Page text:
This is not saying that the old folk have to be in charge (there are good reasons why people retire, and relinquishing control of institutions is one of them), but that a more purposeful approach to finding creative ways for vintage saints to find “knowledge, peace, and freedom” in our relationship with God and each other is, or at least should be, an essential ministry of any church where “forest dwellers” reside.

So “how’s retirement?”

Well, fortunately my wife and I have found a church that values those of us in our later years as there are a number of growth-inducing entry points for us in the life of this community. There is a lot of fertile soil here. How it’s going from this point on will now depend on what we do with it. It’s one thing to have space to grow. What matters most, however, is how we use it.

John Hubers

John Hubers recently retired after serving as a Reformed Church in America missionary partner with the Mekane Yesus Seminary in Addis Ababa, Ethiopia. He and his wife served as a missionary pastoral team with churches in Oman and Bahrain. John also taught missiology at Northwestern College in Orange City, Iowa. He holds a PhD from the Lutheran School of Theology at Chicago in World Christianity and Global Mission.


  • Daniel Meeter says:

    Like Yoda! But I would prefer a drier forest.

  • RZ says:

    Church culture-building is tough! It requires a commitment to shalom itself, and that inherently contradicts special interests, those diminishers that keep us from truly knowing each other. I have not forgotten Debra Rienstra’s assertion a week or so ago. Churches are supposed to be diverse, intergenerational, supportive, long-haul COMMUNITIES.

  • Marlyn Visser says:

    When I read John Hubers’ comment on fertile soil, I reminisced Henry and Mary Hubers purchasing an eighty acres in Sioux County during the late 1950s. I recall, he being in his early stage of “Brahmacharya’, bucking brome grass hay bales from grandpa and grandma’s waterway. Now that he has retired from his “Vanaprastha” I wonder if by inviting him to return and have him observe the lust waterway ; would it convincingly assure him that God guided him to his ordained “Sannyasa” ? P.S. I will let you drive the tractor this time John.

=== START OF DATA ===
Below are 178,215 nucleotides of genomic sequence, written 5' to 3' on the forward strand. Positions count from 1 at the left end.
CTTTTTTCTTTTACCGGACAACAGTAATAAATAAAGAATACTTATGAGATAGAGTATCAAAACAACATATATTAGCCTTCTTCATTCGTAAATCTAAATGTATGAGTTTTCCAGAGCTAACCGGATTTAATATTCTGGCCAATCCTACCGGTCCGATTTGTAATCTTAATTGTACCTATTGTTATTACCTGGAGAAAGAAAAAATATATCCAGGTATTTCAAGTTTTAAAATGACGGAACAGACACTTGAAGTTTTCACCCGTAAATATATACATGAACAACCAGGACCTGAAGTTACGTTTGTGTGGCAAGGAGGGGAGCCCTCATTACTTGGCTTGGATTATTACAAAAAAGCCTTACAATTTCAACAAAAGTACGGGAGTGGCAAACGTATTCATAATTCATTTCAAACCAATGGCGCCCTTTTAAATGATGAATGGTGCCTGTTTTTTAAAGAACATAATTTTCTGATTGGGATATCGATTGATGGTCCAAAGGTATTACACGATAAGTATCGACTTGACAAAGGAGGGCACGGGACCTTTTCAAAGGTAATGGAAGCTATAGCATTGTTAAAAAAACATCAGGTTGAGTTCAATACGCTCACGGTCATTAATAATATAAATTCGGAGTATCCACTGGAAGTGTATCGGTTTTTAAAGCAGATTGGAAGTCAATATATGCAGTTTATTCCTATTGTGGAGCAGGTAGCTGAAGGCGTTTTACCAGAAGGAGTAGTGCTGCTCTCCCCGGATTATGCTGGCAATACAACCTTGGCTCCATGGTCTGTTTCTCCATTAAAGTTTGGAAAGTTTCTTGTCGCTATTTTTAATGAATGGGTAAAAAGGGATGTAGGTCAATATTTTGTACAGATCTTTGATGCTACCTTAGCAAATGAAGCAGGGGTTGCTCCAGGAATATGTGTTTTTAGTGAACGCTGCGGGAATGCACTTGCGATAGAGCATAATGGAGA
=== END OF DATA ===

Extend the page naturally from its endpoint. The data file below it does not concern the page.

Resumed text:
• John Hubers says:

    Wow, Marlin, such memories.

    Grandpa Hubers died when I was 12, so that is dredging deep. But how good to honor that memory.

  • Daniel Meeter says:

    John, in a couple of years you might find yourself occasionally helping out and generally encouraging your younger colleagues who are not yet in the woods. That’s what our common friend Johannes Dose is doing.

  • Lisa Vander Wal says:

    Great piece, John (which hit me where I live!). I especially resonated with your last paragraph because we too have found such a faith community.

  • Ken deBoer says:

    We’ve started attending a church where, in the middle of the message, the pastor stopped, pointed at us a retired couple, and said “We’re glad you are here, we need you”. It’s a church plant and our demographic is almost completely missing.

  • John Hubers says:

    That’s great to hear. The churches I served in Bahrain and Oman were all working folk as retirement sent them back to their native countries. I often bemoaned the lack of vintage saints.

  • Ron Wells says:

    I am older than you. I’ve been “in retirement” for seventeen years.

    I like everything you’ve said, and I wish you well. My only problem concerns the matter of health. In the past few years, I have seen friends and former colleagues die, and some in great pain or discomfort. I had one colleague who only made it two years into retirement before an illness befell, and took her soon thereafter.

    So, “how is retirement” is a question whose answer turns in some large part on continued good health.

    As said, I wish you well.

  • John Hubers says:

    Thanks, Ron. And I return that hope to you.